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English : Food - Research Paper Example

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[Name of Student] [Name of Lecturer] English [Date] Food Introduction That food is the reason life exists on earth is not a debatable fact. Nevertheless, many issues and controversies surround the production, consumption, and the impacts of food on peoples’ lives and the environment…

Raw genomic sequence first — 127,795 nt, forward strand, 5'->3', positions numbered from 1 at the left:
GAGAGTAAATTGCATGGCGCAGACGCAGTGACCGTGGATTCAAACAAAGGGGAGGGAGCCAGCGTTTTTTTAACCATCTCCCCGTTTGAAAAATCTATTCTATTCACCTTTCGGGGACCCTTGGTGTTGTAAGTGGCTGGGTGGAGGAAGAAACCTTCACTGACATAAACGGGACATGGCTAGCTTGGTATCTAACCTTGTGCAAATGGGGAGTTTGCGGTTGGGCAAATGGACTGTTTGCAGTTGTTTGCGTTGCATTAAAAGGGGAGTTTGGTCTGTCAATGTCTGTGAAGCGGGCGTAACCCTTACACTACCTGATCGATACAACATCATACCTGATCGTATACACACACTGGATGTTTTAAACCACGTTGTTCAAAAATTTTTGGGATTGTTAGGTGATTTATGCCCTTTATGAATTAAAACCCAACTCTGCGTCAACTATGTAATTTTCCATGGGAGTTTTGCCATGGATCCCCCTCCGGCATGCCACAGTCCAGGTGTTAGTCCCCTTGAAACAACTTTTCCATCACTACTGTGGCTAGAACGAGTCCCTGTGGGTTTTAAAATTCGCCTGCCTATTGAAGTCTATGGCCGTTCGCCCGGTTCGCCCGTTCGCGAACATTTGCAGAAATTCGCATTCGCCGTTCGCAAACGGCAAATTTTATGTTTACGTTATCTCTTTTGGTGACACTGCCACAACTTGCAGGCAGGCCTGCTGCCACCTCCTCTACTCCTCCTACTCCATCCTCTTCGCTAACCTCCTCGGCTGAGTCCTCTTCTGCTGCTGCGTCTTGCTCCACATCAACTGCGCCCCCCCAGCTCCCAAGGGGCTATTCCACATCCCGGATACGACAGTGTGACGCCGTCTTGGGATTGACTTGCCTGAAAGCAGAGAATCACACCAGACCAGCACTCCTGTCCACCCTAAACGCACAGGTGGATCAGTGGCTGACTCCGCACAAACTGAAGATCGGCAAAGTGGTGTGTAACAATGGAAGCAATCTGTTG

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Download file to see previous pages 174). These debates and controversies however focus majorly on animal-derived foods whose environmental and cultural aspects have more bearings on human life (Pollan, P. 89a). The treatment of animals during and before food preparation and production of animal-derived food is particularly a thorny issue for animal right activists (Milligan, P. 156). Nevertheless, the economic and cultural importance of foods outplays the controversies and political intrigues that stem from food production, preparation, and consumption practices. This paper explores foie gras, a delicacy with rich historical origins, cultural importance, and extensive economic and political implications in the contemporary society. In this regard therefore, the paper discusses the economic, political, anthropological, environmental, biological, and cultural aspects of foie gras. The History of Foie Gras The agricultural production and consumption of bird delicacies is not a recently invented practice among the human race. However, the practice of fattening birds just before their slaughter and consumption is believed to have begun in 2500 BC among the ancient Egyptians. By over feeding the birds, the Egyptians realized that they could be fattened. Notably more fattened by the forced overfeeding of birds was the liver, which was a delicacy, regarded rather highly in many cultures of the world. In fact, many artistic impressions on the walls and floors of structures and tombs of ancient times reveal that people began to forcefully feed birds such as geese by their hands with the aim of fattening them for food. From Egypt, the force-feeding of birds spread to other regions such as the Mediterranean and some parts of Europe. Nevertheless, Egypt remained known for the practice for quite some time. It was during the Roman period that foie gras emerged as a distinct type of food, prompted by the positive results of the fattening practices on sow by the Romans. In the contemporary society, France and Hungary are known to be major producers and consumers of foie gras, duck/goose liver, specially fattened by force-feeding/gavage or non-fattened duck/goose in other countries (Thorpe, P. 36). The force-feeding process involves giving the birds corn, more so among the French where foie gras is a popular delicacy. Unlike ordinary duck or goose liver, foie gras has a rather delicate, rich, and buttery taste and is often sold as a whole liver or as parfait or mousses of liver. Besides being consumed on its own, foie gras may accompany other dishes or meals. While other countries have enacted laws and regulations against the production and sale of foie gras, to the French, it is a protected cultural and gastronomical heritage of the people. As a result, France has remained the largest producer of the delicacy in the world. Nonetheless, other regions, particularly Europe also consume large volumes of the foie gras produced in France and the US. The other large scale producers of foie gras are Hungary, Canada, and Bulgaria. There are different types of foie gras produced and consumed in different regions of the world. Most common among these types include whole foie gras, which consists of whole cooked or half-cooked liver lobe(s). The other type of foie gras is made of assembled pieces of liver which, like the former type are sold in metal cans or glass containers. As is required of any packed or tinned foodstuffs, the nutritional information of foie gras is always indicated on the package material used. For ...Download file to see next pagesRead More
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